John Brown’s body . . .

john brownI like real-life heroes every bit as much as fictional, and here’s one you might enjoy reading about. Remember the childhood ditty, “John Brown’s body lies a-moldering in the grave …?” Well, it’s based on a real American, John Brown, who planned and led the raid on the Harper’s Ferry federal arsenal to help free this nation from the choking inhumanity of slavery. For the history buffs among my readers, this is an evenhanded and well-written account of the man, his time in “Bloody Kansas,” the raid on the U.S. arsenal, Brown’s execution for “insurrection” in leading that raid, and his ultimate legacy: the abolition of slavery in the United States. Here’s how the story begins:

November 7, 1837 was a turning point for John Brown. It was on that date that abolitionist publisher Elijah Parish Lovejoy was shot and killed by a pro-slavery mob in Alton, Illinois during their attack on his warehouse. It was the fourth printing press of Lovejoy’s to see such an attack. He and his supporters were ready to protect their right to free speech with guns, but in the ensuing firefight Lovejoy was struck down and instantly became a martyr for his cause. The primary goal was to destroy his printing press and abolitionist materials, but the murder of the author had to be icing on the cake for his attackers. It was at his funeral service in Hudson, that fellow abolitionist John Brown stood up, raised his right hand, and is quoted as saying, “Here before God, in the presence of these witnesses, I consecrate my life to the destruction of slavery.”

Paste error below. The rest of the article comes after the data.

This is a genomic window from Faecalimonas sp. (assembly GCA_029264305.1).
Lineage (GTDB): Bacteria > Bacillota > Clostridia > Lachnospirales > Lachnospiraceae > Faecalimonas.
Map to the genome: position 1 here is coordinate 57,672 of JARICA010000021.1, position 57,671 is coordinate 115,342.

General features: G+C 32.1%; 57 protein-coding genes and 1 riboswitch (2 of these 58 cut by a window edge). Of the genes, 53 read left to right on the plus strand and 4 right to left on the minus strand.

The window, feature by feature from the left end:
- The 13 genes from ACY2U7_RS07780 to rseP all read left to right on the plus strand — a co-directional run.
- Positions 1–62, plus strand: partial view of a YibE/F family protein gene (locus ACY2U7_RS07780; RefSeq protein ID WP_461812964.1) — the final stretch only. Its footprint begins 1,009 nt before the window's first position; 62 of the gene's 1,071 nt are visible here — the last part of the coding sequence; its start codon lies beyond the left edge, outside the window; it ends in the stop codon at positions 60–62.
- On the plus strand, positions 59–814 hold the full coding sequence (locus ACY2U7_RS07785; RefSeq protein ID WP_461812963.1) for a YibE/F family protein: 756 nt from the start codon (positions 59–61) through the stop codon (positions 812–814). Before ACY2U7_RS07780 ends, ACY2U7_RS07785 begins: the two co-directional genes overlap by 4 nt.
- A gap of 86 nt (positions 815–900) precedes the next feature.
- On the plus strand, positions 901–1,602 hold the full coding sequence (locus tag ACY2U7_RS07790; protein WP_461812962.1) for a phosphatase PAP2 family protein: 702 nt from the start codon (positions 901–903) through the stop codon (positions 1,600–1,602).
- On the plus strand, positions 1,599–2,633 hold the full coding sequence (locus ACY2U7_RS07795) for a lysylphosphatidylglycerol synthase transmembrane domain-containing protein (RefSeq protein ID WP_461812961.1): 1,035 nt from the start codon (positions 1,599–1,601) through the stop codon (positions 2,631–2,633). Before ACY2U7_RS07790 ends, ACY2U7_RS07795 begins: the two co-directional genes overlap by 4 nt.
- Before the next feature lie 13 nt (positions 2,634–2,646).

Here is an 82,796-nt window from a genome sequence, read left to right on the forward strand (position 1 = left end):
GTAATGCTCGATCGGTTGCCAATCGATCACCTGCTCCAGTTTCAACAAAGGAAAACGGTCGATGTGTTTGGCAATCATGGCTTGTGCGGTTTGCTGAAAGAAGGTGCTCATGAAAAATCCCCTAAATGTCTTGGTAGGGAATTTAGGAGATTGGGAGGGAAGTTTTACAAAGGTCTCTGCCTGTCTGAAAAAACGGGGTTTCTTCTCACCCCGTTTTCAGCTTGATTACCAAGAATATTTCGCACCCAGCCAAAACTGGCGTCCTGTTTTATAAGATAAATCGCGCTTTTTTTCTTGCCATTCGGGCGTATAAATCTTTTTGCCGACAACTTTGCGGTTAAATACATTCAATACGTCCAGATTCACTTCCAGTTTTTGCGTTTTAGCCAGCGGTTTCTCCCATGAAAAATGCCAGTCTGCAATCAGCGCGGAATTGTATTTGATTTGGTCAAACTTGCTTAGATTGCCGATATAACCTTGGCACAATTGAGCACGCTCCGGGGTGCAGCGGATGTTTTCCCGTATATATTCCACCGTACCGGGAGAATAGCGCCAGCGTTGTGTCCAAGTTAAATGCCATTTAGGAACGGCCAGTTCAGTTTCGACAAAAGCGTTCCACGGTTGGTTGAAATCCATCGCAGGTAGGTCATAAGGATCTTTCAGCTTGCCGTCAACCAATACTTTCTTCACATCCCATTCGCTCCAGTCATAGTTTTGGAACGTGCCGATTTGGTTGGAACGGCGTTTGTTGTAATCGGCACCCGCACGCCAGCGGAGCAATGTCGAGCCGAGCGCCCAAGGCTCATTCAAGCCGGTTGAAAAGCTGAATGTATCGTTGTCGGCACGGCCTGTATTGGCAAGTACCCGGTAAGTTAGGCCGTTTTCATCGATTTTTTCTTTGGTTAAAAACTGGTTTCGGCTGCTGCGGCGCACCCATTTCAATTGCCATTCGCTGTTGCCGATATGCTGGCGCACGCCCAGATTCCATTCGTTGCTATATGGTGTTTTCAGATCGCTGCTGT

Enjoy the whole thing at:



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